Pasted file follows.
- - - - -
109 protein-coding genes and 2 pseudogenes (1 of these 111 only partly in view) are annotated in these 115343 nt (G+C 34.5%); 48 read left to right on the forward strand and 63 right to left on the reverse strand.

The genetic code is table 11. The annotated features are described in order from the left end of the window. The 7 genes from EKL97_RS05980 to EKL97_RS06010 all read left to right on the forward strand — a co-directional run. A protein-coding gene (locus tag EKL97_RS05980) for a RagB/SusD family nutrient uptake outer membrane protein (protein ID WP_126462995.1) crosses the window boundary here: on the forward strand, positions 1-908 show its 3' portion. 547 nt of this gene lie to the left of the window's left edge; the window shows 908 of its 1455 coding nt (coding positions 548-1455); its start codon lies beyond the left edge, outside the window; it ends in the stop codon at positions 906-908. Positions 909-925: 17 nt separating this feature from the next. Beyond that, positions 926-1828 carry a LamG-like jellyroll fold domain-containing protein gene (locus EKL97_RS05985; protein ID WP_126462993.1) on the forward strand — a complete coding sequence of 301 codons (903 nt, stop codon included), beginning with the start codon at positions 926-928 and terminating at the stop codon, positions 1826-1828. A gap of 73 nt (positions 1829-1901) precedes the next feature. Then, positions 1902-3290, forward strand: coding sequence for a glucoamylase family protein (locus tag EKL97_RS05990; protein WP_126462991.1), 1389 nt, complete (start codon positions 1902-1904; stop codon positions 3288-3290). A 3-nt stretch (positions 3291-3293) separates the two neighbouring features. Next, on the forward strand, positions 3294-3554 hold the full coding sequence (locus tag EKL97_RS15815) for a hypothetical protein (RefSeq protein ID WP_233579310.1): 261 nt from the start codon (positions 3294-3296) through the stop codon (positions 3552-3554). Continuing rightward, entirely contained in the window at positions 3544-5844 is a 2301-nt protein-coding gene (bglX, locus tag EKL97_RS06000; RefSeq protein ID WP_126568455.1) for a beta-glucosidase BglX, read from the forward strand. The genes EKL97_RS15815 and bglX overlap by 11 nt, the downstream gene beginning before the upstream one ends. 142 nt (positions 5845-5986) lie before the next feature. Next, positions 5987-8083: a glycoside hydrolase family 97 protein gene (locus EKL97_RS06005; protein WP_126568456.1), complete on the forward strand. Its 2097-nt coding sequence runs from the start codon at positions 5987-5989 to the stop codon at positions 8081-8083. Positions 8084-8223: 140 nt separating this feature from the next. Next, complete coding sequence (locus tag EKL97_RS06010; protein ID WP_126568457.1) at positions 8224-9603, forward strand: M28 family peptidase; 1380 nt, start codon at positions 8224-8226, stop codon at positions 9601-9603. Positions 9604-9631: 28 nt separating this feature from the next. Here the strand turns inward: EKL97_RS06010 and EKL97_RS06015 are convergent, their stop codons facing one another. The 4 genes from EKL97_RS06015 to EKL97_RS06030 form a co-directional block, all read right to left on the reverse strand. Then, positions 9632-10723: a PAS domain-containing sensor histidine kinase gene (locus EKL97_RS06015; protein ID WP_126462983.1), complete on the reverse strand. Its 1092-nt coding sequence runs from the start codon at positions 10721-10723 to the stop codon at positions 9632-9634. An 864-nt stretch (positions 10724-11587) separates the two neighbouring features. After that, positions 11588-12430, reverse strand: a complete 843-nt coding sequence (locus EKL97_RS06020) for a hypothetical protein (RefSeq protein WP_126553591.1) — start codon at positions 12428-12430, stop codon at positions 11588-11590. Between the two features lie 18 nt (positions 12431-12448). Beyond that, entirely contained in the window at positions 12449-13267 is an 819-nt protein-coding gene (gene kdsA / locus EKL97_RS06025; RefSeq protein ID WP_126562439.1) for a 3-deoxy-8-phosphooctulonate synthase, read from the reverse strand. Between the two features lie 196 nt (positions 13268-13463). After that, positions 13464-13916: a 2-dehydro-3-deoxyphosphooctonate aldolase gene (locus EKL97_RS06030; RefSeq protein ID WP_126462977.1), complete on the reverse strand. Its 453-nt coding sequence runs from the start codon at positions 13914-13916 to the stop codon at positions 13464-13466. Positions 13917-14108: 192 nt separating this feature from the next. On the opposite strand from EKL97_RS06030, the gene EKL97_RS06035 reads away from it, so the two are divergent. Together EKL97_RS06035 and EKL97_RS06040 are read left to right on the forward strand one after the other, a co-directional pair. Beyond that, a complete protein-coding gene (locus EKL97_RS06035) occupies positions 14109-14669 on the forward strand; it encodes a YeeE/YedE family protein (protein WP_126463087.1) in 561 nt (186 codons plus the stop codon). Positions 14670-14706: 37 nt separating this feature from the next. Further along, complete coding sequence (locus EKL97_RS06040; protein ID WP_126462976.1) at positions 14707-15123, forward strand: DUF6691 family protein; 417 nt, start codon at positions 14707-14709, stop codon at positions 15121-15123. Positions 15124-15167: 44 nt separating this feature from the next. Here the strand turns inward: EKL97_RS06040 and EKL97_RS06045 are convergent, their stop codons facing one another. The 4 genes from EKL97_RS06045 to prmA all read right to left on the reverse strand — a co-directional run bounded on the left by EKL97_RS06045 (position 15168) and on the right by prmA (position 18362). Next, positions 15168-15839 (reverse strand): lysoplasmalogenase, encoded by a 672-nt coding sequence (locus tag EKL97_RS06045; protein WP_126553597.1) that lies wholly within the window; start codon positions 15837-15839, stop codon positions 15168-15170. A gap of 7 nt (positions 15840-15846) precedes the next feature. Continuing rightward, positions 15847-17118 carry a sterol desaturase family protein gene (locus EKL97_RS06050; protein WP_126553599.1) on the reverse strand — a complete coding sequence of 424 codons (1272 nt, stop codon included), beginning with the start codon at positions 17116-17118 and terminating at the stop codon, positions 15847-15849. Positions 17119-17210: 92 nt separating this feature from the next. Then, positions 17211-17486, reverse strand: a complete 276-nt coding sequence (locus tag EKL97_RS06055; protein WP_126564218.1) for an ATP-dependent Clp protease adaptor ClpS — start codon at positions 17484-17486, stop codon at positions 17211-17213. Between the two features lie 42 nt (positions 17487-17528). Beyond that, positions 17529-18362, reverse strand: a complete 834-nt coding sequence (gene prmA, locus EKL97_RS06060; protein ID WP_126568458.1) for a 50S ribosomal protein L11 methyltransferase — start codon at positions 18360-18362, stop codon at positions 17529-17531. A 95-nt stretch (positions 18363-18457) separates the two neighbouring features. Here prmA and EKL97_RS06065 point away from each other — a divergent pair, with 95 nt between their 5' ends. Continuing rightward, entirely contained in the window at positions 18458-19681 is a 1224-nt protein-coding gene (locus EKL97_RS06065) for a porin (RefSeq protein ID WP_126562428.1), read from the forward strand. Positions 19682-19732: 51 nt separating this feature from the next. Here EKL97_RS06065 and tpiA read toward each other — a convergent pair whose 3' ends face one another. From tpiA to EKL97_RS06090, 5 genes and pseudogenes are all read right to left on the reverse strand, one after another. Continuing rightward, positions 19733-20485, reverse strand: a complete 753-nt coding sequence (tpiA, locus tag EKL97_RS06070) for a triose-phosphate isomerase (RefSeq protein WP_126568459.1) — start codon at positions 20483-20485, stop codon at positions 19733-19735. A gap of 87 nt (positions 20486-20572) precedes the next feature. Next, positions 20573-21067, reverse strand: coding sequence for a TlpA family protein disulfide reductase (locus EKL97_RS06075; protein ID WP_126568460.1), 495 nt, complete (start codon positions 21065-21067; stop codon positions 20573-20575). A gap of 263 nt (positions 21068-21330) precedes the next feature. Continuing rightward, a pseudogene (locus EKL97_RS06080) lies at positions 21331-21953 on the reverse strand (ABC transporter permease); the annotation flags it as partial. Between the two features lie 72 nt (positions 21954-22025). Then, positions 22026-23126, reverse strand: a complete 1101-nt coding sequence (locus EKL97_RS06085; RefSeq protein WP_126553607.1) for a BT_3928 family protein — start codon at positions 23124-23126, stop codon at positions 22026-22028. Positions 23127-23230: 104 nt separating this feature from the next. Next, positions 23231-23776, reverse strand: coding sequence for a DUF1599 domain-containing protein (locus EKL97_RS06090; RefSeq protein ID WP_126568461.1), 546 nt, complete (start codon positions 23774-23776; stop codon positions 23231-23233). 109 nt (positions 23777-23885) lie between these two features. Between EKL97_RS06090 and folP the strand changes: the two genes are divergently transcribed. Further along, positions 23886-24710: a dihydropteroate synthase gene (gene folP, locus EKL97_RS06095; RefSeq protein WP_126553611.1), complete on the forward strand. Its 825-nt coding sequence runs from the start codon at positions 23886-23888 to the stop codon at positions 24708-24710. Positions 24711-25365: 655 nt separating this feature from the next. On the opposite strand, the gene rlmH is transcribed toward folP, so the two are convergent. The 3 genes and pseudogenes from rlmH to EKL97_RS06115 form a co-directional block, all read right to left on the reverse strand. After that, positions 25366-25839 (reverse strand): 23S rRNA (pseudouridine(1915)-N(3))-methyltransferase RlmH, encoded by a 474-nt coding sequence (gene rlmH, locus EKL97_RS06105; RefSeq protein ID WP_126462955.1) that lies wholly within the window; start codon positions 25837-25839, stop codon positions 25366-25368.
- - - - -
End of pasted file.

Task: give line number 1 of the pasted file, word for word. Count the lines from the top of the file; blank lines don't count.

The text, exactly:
109 protein-coding genes and 2 pseudogenes (1 of these 111 only partly in view) are annotated in these 115343 nt (G+C 34.5%); 48 read left to right on the forward strand and 63 right to left on the reverse strand.